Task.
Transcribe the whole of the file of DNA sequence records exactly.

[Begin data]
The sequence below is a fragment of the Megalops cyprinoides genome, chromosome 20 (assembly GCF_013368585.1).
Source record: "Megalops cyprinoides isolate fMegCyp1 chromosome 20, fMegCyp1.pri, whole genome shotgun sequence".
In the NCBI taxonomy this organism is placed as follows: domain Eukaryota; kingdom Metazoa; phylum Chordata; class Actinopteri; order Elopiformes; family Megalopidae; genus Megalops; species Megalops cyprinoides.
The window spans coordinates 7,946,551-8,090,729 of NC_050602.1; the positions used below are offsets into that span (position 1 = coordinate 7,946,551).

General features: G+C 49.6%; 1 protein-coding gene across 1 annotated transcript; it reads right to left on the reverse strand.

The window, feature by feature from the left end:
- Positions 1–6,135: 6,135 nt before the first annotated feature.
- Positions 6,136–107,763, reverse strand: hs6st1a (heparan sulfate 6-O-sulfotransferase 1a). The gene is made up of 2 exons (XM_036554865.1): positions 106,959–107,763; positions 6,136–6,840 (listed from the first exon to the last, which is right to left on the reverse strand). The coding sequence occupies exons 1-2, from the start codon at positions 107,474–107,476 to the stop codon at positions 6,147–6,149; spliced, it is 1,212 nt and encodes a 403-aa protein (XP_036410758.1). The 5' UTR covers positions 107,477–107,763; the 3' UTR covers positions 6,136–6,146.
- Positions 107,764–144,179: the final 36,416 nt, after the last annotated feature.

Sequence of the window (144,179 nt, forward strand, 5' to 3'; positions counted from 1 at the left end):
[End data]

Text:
The sequence below is a fragment of the Megalops cyprinoides genome, chromosome 20 (assembly GCF_013368585.1).
Source record: "Megalops cyprinoides isolate fMegCyp1 chromosome 20, fMegCyp1.pri, whole genome shotgun sequence".
In the NCBI taxonomy this organism is placed as follows: domain Eukaryota; kingdom Metazoa; phylum Chordata; class Actinopteri; order Elopiformes; family Megalopidae; genus Megalops; species Megalops cyprinoides.
The window spans coordinates 7,946,551-8,090,729 of NC_050602.1; the positions used below are offsets into that span (position 1 = coordinate 7,946,551).

General features: G+C 49.6%; 1 protein-coding gene across 1 annotated transcript; it reads right to left on the reverse strand.

The window, feature by feature from the left end:
- Positions 1–6,135: 6,135 nt before the first annotated feature.
- Positions 6,136–107,763, reverse strand: hs6st1a (heparan sulfate 6-O-sulfotransferase 1a). The gene is made up of 2 exons (XM_036554865.1): positions 106,959–107,763; positions 6,136–6,840 (listed from the first exon to the last, which is right to left on the reverse strand). The coding sequence occupies exons 1-2, from the start codon at positions 107,474–107,476 to the stop codon at positions 6,147–6,149; spliced, it is 1,212 nt and encodes a 403-aa protein (XP_036410758.1). The 5' UTR covers positions 107,477–107,763; the 3' UTR covers positions 6,136–6,146.
- Positions 107,764–144,179: the final 36,416 nt, after the last annotated feature.

Sequence of the window (144,179 nt, forward strand, 5' to 3'; positions counted from 1 at the left end):